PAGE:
California's claim and delivery law (Code Civ. Proc., §§ 511.010-516.050) authorizes the issuance of a prejudgment writ of possession for specific personal property. The writ can be ordered after a hearing if the respondent establishes the probable validity of his claim to possession of the property, provides an undertaking, and establishes probable cause to believe that the property is located where respondent alleges it to be. (Code Civ. Proc., § 512.060.)

A writ of possession may issue ex parte if in addition to the foregoing the court finds that probable cause appears, as is pertinent here, that: [131 Cal. App. 3d 515] "(3) The defendant acquired possession of the property in the ordinary course of his trade or business for commercial purposes and: ....

"(ii) There is an immediate danger that the property will become unavailable to levy by reason of being transferred, concealed, or removed from the state or will become substantially impaired in value by acts of destruction or by failure to take care of the property in a reasonable manner; and

"(iii) The ex parte issuance of a writ of possession is necessary to protect the property." (Code Civ. Proc., § 512.020, subd. (b)(3).)

The facts do not show an immediate danger that the property will become unavailable to levy by reason of being transferred, concealed or removed from the state. At most, the facts show that appellants repossessed the vans and intended at some future time to sell them. The burden was on respondent to show that there was an immediate danger of the vans being transferred, concealed or removed. It failed to meet that burden. Respondent also failed to offer any evidence of an immediate danger that the vans would become substantially impaired in value by acts of destruction or by failure to take care of the property in a reasonable manner. Thus the court could not find that respondent had shown sufficient evidence to comply with subdivision (3)(ii).

Moreover, respondent offered no evidence that a forced transfer of possession to respondent was necessary to protect the property, as required by subdivision (3)(iii). The less drastic remedy of a temporary restraining order, issued pursuant to Code of Civil Procedure section 513.010, would have sufficed to prevent any sale contemplated by appellants and would have assured that appellants safeguarded the vans. Code of Civil Procedure section 512.020, subdivision (b), permits transfer of possession of property only when less intrusive remedies would be ineffective. Respondent failed to offer any evidence that a temporary restraining order would not have been effective to preserve the status quo and protect the property from harm while the rights of the parties were being adjudicated.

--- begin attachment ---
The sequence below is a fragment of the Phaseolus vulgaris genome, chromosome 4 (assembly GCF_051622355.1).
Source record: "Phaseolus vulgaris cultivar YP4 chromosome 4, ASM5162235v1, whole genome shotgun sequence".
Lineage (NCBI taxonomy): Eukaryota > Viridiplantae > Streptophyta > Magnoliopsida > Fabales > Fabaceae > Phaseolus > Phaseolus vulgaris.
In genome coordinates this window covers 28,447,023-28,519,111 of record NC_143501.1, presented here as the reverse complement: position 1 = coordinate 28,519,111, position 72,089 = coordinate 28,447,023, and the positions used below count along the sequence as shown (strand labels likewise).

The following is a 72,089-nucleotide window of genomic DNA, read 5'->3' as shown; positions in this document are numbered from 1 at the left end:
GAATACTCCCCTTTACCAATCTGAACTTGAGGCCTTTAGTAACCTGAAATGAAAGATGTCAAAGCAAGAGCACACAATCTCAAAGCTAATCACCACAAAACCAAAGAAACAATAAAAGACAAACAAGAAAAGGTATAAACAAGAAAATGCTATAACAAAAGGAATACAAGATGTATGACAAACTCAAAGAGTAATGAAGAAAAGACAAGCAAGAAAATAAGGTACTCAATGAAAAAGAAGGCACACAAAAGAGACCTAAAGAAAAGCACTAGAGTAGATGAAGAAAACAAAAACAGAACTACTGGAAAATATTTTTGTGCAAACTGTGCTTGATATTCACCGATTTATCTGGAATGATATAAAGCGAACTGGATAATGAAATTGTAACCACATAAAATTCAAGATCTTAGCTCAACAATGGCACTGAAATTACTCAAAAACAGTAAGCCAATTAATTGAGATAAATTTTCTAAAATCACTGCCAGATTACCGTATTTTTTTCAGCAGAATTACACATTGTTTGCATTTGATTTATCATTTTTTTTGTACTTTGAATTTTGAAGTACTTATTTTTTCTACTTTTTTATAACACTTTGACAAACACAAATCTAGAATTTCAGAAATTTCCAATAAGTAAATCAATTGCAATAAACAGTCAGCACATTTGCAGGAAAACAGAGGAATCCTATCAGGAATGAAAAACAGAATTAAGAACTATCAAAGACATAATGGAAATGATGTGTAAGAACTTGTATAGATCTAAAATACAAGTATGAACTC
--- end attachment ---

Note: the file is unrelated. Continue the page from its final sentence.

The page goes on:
An ex parte writ of possession is a drastic remedy which is disfavored except in the narrowly drawn, exigent circumstances set forth in this statute. The California Supreme Court stated in Blair v. Pitchess (1971) 5 Cal. 3d 258 [96 Cal. Rptr. 42, 486 P.2d 1242, 45 A.L.R.3d 1206] that an ex parte writ of possession can issue only if it is justified [131 Cal. App. 3d 516] by weighty state or creditor interests. The court said that where "a very real danger may exist that the debtor may abscond with the property or that the property will be destroyed" an ex parte procedure may be constitutional. (At p. 278.) In the case before us there is no evidence to suggest that appellants would have absconded with the property or that the property would have been destroyed.

[2] In reviewing the trial court's orders, we note the court conditioned the issuance of the ex parte writ of possession on respondent's correcting its default inasmuch as the court conditioned issuance of the writ on payment of amounts then due under the contract. Although the court may have been trying to restore the status quo which existed prior to respondent having returned the vans, this is an inappropriate use of the writ of possession, which is an extraordinary remedy that requires the greatest state or creditor interest to justify seizure of property without prior notice and an opportunity to be heard.

We conclude that the trial court could neither find an immediate danger that the property would become unavailable to levy or become substantially impaired in value, nor that the ex parte writ was necessary to protect the property. Accordingly, we conclude the trial court erred in ordering the issuance of a writ of possession ex parte. Because we have held that the order issuing the writ of possession ex parte was in error, it is unnecessary to discuss further appellants' second contention that the court erred in refusing to recall its order and quash the writ.

The orders are reversed.

Woods, Acting P. J., and McClosky, J., concurred.